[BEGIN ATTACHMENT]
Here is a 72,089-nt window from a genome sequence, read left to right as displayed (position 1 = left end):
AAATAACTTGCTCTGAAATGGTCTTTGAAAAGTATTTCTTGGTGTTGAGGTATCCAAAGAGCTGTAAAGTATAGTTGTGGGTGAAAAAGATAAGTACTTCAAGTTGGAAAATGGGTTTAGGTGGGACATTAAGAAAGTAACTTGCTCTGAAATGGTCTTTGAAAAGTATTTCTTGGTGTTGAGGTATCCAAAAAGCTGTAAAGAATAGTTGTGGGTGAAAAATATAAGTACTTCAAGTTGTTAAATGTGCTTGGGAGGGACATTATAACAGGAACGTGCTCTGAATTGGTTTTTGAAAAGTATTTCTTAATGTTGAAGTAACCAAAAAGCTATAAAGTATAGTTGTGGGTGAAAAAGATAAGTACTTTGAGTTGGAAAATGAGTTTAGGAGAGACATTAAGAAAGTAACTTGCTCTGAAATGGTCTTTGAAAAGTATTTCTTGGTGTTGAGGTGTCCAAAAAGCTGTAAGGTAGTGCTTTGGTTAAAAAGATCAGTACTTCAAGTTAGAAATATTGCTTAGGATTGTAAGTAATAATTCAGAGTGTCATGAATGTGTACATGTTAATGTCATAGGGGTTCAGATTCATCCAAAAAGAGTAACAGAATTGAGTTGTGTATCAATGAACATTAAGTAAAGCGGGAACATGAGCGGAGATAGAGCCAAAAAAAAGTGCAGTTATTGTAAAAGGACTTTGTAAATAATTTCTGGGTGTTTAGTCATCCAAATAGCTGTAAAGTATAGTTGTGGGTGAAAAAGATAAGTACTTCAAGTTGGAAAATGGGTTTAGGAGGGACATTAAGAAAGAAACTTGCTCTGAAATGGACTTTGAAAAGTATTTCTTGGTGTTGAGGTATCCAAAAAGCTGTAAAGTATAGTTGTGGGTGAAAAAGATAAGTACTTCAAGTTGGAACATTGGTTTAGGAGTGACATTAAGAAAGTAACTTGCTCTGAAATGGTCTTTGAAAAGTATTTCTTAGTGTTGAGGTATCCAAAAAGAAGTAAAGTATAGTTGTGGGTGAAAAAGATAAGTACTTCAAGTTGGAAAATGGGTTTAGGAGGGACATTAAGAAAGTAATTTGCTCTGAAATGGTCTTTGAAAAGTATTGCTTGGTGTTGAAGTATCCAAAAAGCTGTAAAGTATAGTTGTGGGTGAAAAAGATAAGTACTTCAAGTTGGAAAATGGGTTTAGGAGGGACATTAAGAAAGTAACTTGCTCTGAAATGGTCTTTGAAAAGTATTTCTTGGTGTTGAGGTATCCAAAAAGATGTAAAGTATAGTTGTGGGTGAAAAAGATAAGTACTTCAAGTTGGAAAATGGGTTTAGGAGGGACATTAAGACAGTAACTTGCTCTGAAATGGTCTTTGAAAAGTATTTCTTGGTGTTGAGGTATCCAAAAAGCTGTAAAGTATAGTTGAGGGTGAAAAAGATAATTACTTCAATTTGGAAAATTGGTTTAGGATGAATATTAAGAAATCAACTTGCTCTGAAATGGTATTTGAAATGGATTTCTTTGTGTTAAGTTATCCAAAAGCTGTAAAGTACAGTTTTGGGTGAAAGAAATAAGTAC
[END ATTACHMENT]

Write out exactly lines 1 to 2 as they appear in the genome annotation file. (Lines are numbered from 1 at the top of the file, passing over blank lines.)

Here is a 72,089-nt window from a genome sequence, read left to right as displayed (position 1 = left end):
AAATAACTTGCTCTGAAATGGTCTTTGAAAAGTATTTCTTGGTGTTGAGGTATCCAAAGAGCTGTAAAGTATAGTTGTGGGTGAAAAAGATAAGTACTTCAAGTTGGAAAATGGGTTTAGGTGGGACATTAAGAAAGTAACTTGCTCTGAAATGGTCTTTGAAAAGTATTTCTTGGTGTTGAGGTATCCAAAAAGCTGTAAAGAATAGTTGTGGGTGAAAAATATAAGTACTTCAAGTTGTTAAATGTGCTTGGGAGGGACATTATAACAGGAACGTGCTCTGAATTGGTTTTTGAAAAGTATTTCTTAATGTTGAAGTAACCAAAAAGCTATAAAGTATAGTTGTGGGTGAAAAAGATAAGTACTTTGAGTTGGAAAATGAGTTTAGGAGAGACATTAAGAAAGTAACTTGCTCTGAAATGGTCTTTGAAAAGTATTTCTTGGTGTTGAGGTGTCCAAAAAGCTGTAAGGTAGTGCTTTGGTTAAAAAGATCAGTACTTCAAGTTAGAAATATTGCTTAGGATTGTAAGTAATAATTCAGAGTGTCATGAATGTGTACATGTTAATGTCATAGGGGTTCAGATTCATCCAAAAAGAGTAACAGAATTGAGTTGTGTATCAATGAACATTAAGTAAAGCGGGAACATGAGCGGAGATAGAGCCAAAAAAAAGTGCAGTTATTGTAAAAGGACTTTGTAAATAATTTCTGGGTGTTTAGTCATCCAAATAGCTGTAAAGTATAGTTGTGGGTGAAAAAGATAAGTACTTCAAGTTGGAAAATGGGTTTAGGAGGGACATTAAGAAAGAAACTTGCTCTGAAATGGACTTTGAAAAGTATTTCTTGGTGTTGAGGTATCCAAAAAGCTGTAAAGTATAGTTGTGGGTGAAAAAGATAAGTACTTCAAGTTGGAACATTGGTTTAGGAGTGACATTAAGAAAGTAACTTGCTCTGAAATGGTCTTTGAAAAGTATTTCTTAGTGTTGAGGTATCCAAAAAGAAGTAAAGTATAGTTGTGGGTGAAAAAGATAAGTACTTCAAGTTGGAAAATGGGTTTAGGAGGGACATTAAGAAAGTAATTTGCTCTGAAATGGTCTTTGAAAAGTATTGCTTGGTGTTGAAGTATCCAAAAAGCTGTAAAGTATAGTTGTGGGTGAAAAAGATAAGTACTTCAAGTTGGAAAATGGGTTTAGGAGGGACATTAAGAAAGTAACTTGCTCTGAAATGGTCTTTGAAAAGTATTTCTTGGTGTTGAGGTATCCAAAAAGATGTAAAGTATAGTTGTGGGTGAAAAAGATAAGTACTTCAAGTTGGAAAATGGGTTTAGGAGGGACATTAAGACAGTAACTTGCTCTGAAATGGTCTTTGAAAAGTATTTCTTGGTGTTGAGGTATCCAAAAAGCTGTAAAGTATAGTTGAGGGTGAAAAAGATAATTACTTCAATTTGGAAAATTGGTTTAGGATGAATATTAAGAAATCAACTTGCTCTGAAATGGTATTTGAAATGGATTTCTTTGTGTTAAGTTATCCAAAAGCTGTAAAGTACAGTTTTGGGTGAAAGAAATAAGTAC